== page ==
I’m slowly waking up this morning, my faithful mug filled with wonderfully black coffee, piping hot. It’s rainy and overcast and I’m watching my neighbors tiptoeing outside to pick up their soggy newspaper. The house is still dark and perfumed with the scent of my freshly toasted parmesan bagel. There is something extremely peaceful about this morning.
Earlier in the week, I noticed the most amazing bagels posted by Cenk at Cafe Fernando. He used a recipe from The Bread Baker’s Apprentice, a book that I’ve considered purchasing many times. I decided to give the bagel recipe a try first to see if it would be worthwhile to buy the book. I’ve since placed my book order :-)
Bagels are one of my favorite forms of bread. They are chewy but can also be crisp when toasted. They can be sweet or savory, used for any meal, and can be dressed up or down as you like. They can even be made into bagel chips!
The bagel recipe begins with a warning by Cenk that there will be kneading by hand involved. Given the quantity and stiffness of the dough, it will likely destroy a standard issue KitchenAid mixer. I’m not worried and figure it can’t be all that bad, as I’ve kneaded bread doughs many times before. So, I lay out my ingredients, already thinking ahead to how I will top the bagels.
I start by making the sponge and allowing it to rise. Next, additional yeast and flour are added. I used my mixer to begin the dough making process but after adding the last cup or so of flour it began to churn and make disturbing noises. I flipped it off and turned my blob of dough onto my work surface for kneading.
I kneaded the dough into a ball and at this point there is a remaining 3/4 cup of flour that you must knead into the dough. It sounds easy. I begin with a sprinkling of flour and realize it may be more difficult than first thought. The dough is stiff and from its chunky texture, I realize that I will likely be kneading longer than 10 minutes.
I push and roll the dough, continually moving it and working it. The muscles in my arms begin to slowly burn, and with each kneading movement they tighten and burn more. My calves started to also burn and it was then that I realized I was on the tips of my toes. I kneaded the bread on top of my wood cutting board which is 1.5″ thick, so in order to get the right leverage on the stiff dough I needed to be higher. I didn’t have a stool handy, so continued to work out my calves as well.
At this point, only about 5 minutes had passed. My breathing steadily increased throughout the kneading process and it was then that I hatched my latest idea … a workout video based on bread baking. I can see it now, “Don’t be a dough boy – knead your way to tighter buns” or “Need abs? Knead dough!”.
After a few expletives and seriously determined to never read Cafe Fernando again, my kneading stopped, somewhere around 15 minutes. It seemed like an eternity. I used a high-gluten bread flour which is suggested, while Cenk used all-purpose flour which required double the kneading time. He must be in amazing shape.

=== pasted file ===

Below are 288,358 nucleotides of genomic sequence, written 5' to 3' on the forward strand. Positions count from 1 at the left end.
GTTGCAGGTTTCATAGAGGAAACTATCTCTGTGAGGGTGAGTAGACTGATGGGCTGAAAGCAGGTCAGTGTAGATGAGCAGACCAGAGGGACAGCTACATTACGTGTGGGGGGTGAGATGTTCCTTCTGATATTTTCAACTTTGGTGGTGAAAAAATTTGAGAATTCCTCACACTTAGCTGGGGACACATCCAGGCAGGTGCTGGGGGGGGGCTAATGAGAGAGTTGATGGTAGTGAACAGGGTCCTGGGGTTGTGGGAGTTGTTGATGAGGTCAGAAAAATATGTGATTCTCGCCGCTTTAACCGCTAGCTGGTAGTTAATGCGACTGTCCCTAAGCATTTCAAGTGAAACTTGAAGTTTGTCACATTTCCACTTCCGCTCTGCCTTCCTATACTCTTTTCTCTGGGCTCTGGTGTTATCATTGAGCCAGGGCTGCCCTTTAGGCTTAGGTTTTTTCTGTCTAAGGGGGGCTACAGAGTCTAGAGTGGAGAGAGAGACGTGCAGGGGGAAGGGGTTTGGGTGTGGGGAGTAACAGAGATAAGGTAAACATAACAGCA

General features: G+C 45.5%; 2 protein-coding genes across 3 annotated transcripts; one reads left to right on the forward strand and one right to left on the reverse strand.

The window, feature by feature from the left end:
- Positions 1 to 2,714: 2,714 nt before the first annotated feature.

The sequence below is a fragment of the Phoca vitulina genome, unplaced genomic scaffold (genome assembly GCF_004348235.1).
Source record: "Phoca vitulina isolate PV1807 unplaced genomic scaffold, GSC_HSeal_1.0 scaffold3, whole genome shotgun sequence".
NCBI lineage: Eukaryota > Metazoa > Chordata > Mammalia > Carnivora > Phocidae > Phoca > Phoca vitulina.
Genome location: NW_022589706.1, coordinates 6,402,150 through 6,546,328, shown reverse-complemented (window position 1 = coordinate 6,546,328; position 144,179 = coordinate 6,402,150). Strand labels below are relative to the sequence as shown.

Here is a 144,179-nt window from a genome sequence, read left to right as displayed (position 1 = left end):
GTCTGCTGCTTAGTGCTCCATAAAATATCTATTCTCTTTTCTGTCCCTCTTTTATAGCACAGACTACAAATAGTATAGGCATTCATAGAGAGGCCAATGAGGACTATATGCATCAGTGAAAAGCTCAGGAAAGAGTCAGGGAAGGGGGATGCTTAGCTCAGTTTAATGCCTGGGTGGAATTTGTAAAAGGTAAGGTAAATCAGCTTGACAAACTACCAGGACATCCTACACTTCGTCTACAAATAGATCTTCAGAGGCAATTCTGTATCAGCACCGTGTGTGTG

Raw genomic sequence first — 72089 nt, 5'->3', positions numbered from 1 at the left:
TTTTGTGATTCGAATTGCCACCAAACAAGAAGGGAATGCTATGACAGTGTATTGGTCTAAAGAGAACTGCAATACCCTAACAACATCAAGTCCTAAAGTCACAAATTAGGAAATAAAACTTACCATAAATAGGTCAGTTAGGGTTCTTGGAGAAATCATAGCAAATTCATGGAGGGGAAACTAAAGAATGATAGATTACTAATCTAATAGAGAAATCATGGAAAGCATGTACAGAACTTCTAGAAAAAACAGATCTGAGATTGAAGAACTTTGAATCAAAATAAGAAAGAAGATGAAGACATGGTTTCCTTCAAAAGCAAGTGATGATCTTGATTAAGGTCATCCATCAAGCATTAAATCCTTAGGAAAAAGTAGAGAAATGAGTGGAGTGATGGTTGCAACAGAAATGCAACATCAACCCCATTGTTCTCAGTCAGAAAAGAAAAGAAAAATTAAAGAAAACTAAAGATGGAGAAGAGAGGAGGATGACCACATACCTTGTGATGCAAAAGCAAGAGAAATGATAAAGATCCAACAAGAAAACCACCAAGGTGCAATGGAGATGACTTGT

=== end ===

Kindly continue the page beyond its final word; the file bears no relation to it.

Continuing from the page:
The dough is cut into 12 portions and shaped into balls. It’s important to take this step seriously as it determines the final shape of your bagels. For a perfect looking bagel, make a nicely round and smooth ball. After the balls rest for 20 minutes, they are then given their signature hole by using your thumb. Just poke it through the center of the ball until it touches your forefinger, then work it around to stretch out the center as desired.
Place bagels on greased baking sheet and allow to rest another 20 minutes then place into the fridge overnight. The next morning, mine looked like this:
I prepared the boiling water in which to boil the bagels, then set up plates with my topping ingredients. I used a mix of grated parmesan and crushed black pepper, freshly chopped rosemary, sesame seeds, and cinnamon/oatmeal/brown sugar.
After the bagels boiled for 2 minutes (I wanted mine extra-chewy), I allowed them to cool for a few seconds before dipping them in my ingredients. I suggest rolling them around so all sides are covered. In retrospect, I might use a bit of egg wash next time to help the sesame to adhere. After they baked, the seeds flaked off easily. Here are my bagels awaiting the hot oven:
I baked the bagels for a full 15 minutes until I achieved a golden-brown color. I cooled on a wire rack for a few minutes before splitting the first one open. The bagel was chewy and delicious, especially with the slab of butter I put on top of it.
While I expected my favorite topping to be sesame seeds, it turned out to be the parmesan/black pepper combo. It was the absolute best, so savory and rich. The oatmeal/cinnamon/brown sugar was a last minute idea and it tasted surprisingly good.
So, was it worth the effort? Of course, and I will make them again. I might even begin reading Cafe Fernando again :-)